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OUR VIEW: On foreign policy front, Trump deserves credit

OUR VIEW: On foreign policy front, Trump deserves credit

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With President Donald Trump in a fierce re-election battle with Democrat Joe Biden, the administration has used incumbency to announce groundbreaking initiatives.

Some are disingenuous, particularly regarding the the use of blood plasma as a COVID-19 treatment and the possibility a vaccine will be available before the election.

But in foreign policy, peace talks between Afghan leaders, including opposition parties, and the Taliban could be a major breakthrough, although many sticking points must be surmounted.

And at the White House on Tuesday, the United Arab Emirates and Bahrain signed an agreement with Israel that the president says boosts Mideast peace efforts. The deal will normalize relations, but fails to address the future of the Palestinians.

On the COVID front, the National Institutes of Health had held up approval of a blood plasma treatment because of concerns about its effectiveness, despite Trump promoting it as a “beautiful ingredient.” The New York Times reported Trump called Dr. Francis Collins, the NIH director, to demand, “Get it done by Friday,” before the Republican National Convention.

On the eve of the convention, Trump announced the Food and Drug Administration had approved emergency use authorization of the treatment. FDA Commissioner Stephen Hahn cited a misleading figure that it would save 35% of the people getting it. He later apologized. The improvement may be around 3% to 5%

Unlike the malaria drug hydroxychloroquine, which the president promoted as a COVID-19 remedy (the FDA backed it, then reversed itself), blood plasma — a pale yellow liquid that remains after blood is stripped of red and white cells — was considered safe in a recent Mayo Clinic study. It has been used to treat the flu, SARS and Ebola.

However, the Netherlands stopped using it last month after a trial period when researchers found no difference in mortality, length of hospital stay or disease severity compared with patients given a placebo.

Trump’s contention a vaccine would be available by Nov. 1 — two days before the election — was contradicted by Moncef Slaoui, co-chief of Trump’s $10 billion Operation Warp Speed project, who called it “very unlikely.”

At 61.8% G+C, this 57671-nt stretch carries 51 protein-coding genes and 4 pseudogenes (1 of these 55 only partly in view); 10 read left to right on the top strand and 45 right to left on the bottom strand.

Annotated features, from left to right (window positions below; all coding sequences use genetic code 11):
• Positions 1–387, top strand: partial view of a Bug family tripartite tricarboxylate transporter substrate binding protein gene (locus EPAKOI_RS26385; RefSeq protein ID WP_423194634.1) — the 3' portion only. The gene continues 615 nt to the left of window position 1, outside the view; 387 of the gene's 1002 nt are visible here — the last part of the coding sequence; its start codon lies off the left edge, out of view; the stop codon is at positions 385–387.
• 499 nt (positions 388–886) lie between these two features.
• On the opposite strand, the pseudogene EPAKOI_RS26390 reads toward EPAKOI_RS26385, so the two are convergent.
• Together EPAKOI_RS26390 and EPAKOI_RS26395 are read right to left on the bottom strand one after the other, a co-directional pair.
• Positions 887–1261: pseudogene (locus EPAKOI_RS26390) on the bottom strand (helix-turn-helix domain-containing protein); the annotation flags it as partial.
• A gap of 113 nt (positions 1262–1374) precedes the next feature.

Dr. Robert Redfield, director of the Centers for Disease Çontrol, told Congress Wednesday it probably wouldn’t be available until the middle of 2021. Trump called him “confused.”

The previous week, nine pharmaceutical companies said they would “stand with science” and not rush a vaccine to market without vigorous tests because of concern about public acceptance.

A Kaiser Family Foundation poll found 62% of Americans are worried the FDA would approve a vaccine because of political pressure from Trump, while a STAT-Harris poll found 78% — a majority of both Democrats and Republicans — believe the approval process has become political rather than scientific.

The president has long wanted to extricate Americans from Afghanistan, berating military leaders for failing to provide an exit strategy. Secretary of State Mike Pompeo has moved things forward in negotiations with the Taliban Five who were freed from U.S. custody by the Obama administration in exchange for Army Sgt. Bowe Bergdahl, a deserter Trump called a “no good, rotten traitor.”

Peace may prove elusive because the Taliban oppose democratic elections, want imposition of Sharia law, have opposed women’s rights, and are at loggerheads on the makeup of security forces.

But in opening remarks, Taliban leader Abdul Ghani Baradar said it wants an Afghanistan “where everyone lives in peace and harmony and no one feels discrimination.” Its negotiators reportedly are attempting to interpret Islamic law to bridge some concerns.

A Taliban leader told the BBC, “Isn’t it better to talk together than to fight each other?”

Trump called the agreement between Israel, Bahrain and the United Arab Emirates a historic moment. “After decades of division and conflict, we mark the dawn of a new Middle East.”

However, backdoor ties between the UAE and Israel date to 1994 when their intelligence agencies began swapping information about a common foe — Iran. Economic ties, starting in 2016, presaged normalization.

The president also announced an economic pact between Serbia and Kosovo, which declared its independence from Serbia in 2008. Serbia still doesn’t recognize it. Because Serbia and Kosovo couldn’t reach a joint statement, the deal seems somewhat tenuous.

Both, though, agreed to recognize Israel, a boon to Trump’s evangelical base and courtship of Jews.

We’re skeptical about Trump’s timetable about vaccines and distrustful of putting politics before science. But on the foreign policy front, he deserves credit for starting a process that could end 19 years of American involvement in Afghanistan, although it’s doubtful a resolution will occur any time soon.


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